Tin foil hat alert: They're watching you...
William Illsey Atkinson writes in The Globe and Mail:
On the fourth anniversary of 9/11, the world not only recalls the carnage, it also finds itself face to face with the social and technological changes that the terrorist attacks began. The biggest of these -- arguably more important than any military issue -- is surveillance. Whoever you are, wherever you are, at any given moment some friend or foe may be watching you. That's today's reality.
We take some surveillance for granted. Airplanes and satellites with remote-sensing equipment constantly fly over Canada to monitor pollutants and illegal fishing, enforce Arctic sovereignty and inspect our territory for the movement of illegal goods.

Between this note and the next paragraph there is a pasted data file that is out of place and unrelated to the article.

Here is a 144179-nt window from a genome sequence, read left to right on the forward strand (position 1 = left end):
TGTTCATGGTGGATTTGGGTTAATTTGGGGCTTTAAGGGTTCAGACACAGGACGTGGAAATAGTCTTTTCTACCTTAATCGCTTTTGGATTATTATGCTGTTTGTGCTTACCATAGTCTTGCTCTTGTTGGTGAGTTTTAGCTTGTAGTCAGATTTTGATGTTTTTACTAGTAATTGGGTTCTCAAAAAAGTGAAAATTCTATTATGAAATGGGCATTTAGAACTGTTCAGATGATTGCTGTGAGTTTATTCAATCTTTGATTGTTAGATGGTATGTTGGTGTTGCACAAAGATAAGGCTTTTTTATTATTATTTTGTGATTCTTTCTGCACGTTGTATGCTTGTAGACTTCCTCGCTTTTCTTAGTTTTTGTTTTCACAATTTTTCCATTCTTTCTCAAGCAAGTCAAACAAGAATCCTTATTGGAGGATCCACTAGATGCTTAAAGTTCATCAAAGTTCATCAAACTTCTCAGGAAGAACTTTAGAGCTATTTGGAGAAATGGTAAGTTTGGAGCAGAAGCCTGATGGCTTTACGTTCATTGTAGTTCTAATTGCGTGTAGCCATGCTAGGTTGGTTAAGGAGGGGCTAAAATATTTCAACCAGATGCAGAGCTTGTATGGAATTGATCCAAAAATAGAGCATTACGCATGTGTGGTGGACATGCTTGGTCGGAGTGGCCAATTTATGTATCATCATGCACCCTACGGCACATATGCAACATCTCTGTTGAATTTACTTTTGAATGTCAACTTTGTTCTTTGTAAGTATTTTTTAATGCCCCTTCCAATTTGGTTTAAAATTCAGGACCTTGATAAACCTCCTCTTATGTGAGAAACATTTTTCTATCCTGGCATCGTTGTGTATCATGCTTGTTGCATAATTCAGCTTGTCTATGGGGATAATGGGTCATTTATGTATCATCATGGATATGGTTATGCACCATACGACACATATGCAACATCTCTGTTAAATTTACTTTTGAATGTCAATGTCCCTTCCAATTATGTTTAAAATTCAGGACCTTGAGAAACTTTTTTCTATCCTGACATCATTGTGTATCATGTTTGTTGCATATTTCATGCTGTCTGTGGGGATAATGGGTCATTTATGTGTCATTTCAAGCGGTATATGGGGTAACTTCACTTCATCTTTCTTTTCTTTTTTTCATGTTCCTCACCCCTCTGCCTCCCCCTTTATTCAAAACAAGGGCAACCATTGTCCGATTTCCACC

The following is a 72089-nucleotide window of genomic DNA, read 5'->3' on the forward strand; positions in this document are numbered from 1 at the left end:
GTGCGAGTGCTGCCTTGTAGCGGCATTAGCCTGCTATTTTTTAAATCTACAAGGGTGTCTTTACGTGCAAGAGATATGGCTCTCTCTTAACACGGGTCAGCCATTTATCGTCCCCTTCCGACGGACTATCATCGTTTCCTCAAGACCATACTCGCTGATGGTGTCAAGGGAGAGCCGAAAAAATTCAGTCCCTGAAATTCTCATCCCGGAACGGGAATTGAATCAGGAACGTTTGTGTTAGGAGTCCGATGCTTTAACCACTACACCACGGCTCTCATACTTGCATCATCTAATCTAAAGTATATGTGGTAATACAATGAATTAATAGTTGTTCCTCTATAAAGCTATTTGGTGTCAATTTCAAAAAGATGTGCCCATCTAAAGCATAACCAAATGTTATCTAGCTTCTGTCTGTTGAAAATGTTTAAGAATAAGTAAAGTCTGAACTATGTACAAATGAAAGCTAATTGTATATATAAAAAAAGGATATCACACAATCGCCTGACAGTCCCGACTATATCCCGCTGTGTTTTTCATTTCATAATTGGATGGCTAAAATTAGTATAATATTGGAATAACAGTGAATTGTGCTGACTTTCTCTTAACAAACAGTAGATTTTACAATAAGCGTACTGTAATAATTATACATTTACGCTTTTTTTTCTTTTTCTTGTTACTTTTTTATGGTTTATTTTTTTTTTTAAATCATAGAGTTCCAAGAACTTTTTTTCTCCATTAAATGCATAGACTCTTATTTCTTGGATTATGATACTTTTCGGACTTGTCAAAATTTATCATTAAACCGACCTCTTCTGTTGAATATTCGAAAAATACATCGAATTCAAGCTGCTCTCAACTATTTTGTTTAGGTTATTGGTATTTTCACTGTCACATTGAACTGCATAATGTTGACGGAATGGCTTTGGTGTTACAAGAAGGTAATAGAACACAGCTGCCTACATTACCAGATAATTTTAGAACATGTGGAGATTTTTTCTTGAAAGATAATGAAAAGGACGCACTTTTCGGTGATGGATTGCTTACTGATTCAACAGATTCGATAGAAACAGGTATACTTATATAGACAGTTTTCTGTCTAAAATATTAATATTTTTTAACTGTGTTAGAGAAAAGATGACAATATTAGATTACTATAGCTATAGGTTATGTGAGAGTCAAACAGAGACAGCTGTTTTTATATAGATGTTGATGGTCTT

Yet the main target of Big Brother is not acreage, but people. Personal surveillance is of two kinds, public and private. Public surveillance covers people and organizations that the state deems to be a real or potential danger. Private surveillance covers threats that an individual fears.
Although public surveillance has many times the scope of private surveillance, the two realms' technologies constantly overlap: The same devices may entrap the frisky husband and the errant embassy official.